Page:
Signing its second agreement in just over a month, Kitimat LNG Inc. and energy multinational GAS NATURAL have reached a deal under which GAS NATURAL intends to acquire up to 30% of production from Kitimat LNG’s proposed liquefied natural gas (LNG) export terminal in Bish Cove, BC. The deal also provides GAS NATURAL with an option to purchase an equity stake in the Kitimat LNG terminal.

GAS NATURAL, which supplies, distributes and sells natural gas in Spain, Latin America, Italy and France, is the world’s second largest LNG operator through Stream, its 50% joint venture with Repsol. Under the deal with Kitimat LNG, GAS NATURAL plans to purchase up to 1.6 million tons per annum (mtpa) of LNG from the terminal for 20 years. In addition to its leading presence in the Atlantic and Mediterranean LNG markets, GAS NATURAL could acquire a strategic position in the Pacific basin.

“This is a very exciting time for Kitimat LNG,” said Rosemary Boulton, president of Kitimat LNG. “With the GAS NATURAL agreement and our MOUs [memorandums of understanding] with other LNG leaders such as Korea Gas Corporation (KOGAS), Kitimat LNG is in a strong position to obtain further interest in our terminal and move our project forward.”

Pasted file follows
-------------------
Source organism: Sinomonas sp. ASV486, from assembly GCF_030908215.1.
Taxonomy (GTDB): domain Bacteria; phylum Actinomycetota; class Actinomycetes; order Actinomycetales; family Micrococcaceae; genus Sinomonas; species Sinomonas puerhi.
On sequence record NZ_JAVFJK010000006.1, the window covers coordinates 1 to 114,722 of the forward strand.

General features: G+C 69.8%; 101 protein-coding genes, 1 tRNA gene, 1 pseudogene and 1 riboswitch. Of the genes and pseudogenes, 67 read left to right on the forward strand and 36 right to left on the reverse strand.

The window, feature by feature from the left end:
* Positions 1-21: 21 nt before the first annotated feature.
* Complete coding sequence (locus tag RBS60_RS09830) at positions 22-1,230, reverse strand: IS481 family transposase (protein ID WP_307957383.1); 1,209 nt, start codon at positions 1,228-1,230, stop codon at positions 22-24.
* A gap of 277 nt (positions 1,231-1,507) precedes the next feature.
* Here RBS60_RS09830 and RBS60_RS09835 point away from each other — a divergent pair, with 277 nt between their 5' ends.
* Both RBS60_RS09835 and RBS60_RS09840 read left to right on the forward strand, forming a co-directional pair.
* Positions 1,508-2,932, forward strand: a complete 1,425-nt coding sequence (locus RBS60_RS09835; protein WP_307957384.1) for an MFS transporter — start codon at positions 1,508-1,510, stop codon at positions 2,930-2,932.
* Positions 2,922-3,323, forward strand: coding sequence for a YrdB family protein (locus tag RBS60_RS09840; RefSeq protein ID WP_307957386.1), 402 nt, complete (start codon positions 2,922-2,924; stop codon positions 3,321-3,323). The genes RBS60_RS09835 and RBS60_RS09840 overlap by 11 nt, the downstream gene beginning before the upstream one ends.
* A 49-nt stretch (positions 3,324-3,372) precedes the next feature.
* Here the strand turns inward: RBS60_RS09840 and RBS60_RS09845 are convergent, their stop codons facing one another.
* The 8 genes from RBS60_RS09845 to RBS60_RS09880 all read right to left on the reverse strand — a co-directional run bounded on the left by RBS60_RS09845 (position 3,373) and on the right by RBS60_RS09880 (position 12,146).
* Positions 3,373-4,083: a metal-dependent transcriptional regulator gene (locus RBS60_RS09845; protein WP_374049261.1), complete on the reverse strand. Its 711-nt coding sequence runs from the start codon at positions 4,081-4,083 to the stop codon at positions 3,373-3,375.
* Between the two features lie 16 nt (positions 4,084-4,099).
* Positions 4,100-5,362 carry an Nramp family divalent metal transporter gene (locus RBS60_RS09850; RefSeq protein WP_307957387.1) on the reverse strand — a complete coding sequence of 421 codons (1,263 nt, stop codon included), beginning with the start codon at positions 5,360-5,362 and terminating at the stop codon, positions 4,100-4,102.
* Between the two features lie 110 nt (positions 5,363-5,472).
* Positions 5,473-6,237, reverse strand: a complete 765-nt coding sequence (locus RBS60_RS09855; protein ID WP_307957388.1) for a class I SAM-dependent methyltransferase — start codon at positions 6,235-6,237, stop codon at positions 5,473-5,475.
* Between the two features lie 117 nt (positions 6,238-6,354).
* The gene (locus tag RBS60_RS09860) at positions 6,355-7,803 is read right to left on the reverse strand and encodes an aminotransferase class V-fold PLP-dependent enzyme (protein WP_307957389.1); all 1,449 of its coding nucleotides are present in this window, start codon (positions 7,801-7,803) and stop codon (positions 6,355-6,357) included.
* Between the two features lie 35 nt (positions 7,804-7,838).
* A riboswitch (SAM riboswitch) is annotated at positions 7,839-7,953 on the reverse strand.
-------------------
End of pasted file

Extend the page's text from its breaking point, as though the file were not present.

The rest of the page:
A GAS NATURAL official added, “GAS NATURAL’s agreement with Kitimat LNG is a further step in the group’s strategy of LNG supply diversification. GAS NATURAL’s LNG portfolio already provides volumes from North and West Africa, South America and [the] Middle East.”

In early June Kitimat LNG entered into a more than $20 billion agreement with KOGAS, under which KOGAS will acquire up to 40% of Kitimat LNG’s production and an option to acquire an equity stake in the terminal (see Daily GPI, June 2). KOGAS plans to purchase 2 mtpa. In January Japan’s Mitsubishi Corp. agreed to acquire 1.5 mtpa of terminal capacity and acquire a minority equity interest in the terminal (see Daily GPI, Jan. 14).

All told, the facility with a 5 mtpa sendout capacity would appear to be fully subscribed when it opens in 2013 because the three public MOUs equate to 5.1 mtpa. Ilene Schmaltz, Kitimat LNG’s vice president of Supply Marketing, cleared up the discrepancy, noting that some MOUs call for purchases up to a certain amount of LNG.

“We are confident that the MOUs that we have signed so far will lead to very significant, long-term production agreements, but they will not exceed our production capacity,” she told NGI.

Last September Kitimat LNG cited shifting global gas supply and demand fundamentals as the reason to revise its plans for a LNG import terminal in favor of an export terminal at Bish Cove (see Daily GPI, Sept. 23, 2008). Rising gas demand in Asia and recent increases in supply in North America — including in the U.S., Canada’s traditional export market — have led to significantly higher natural gas prices in Asia than in North America. The terminal will receive natural gas via pipeline from Western Canada.

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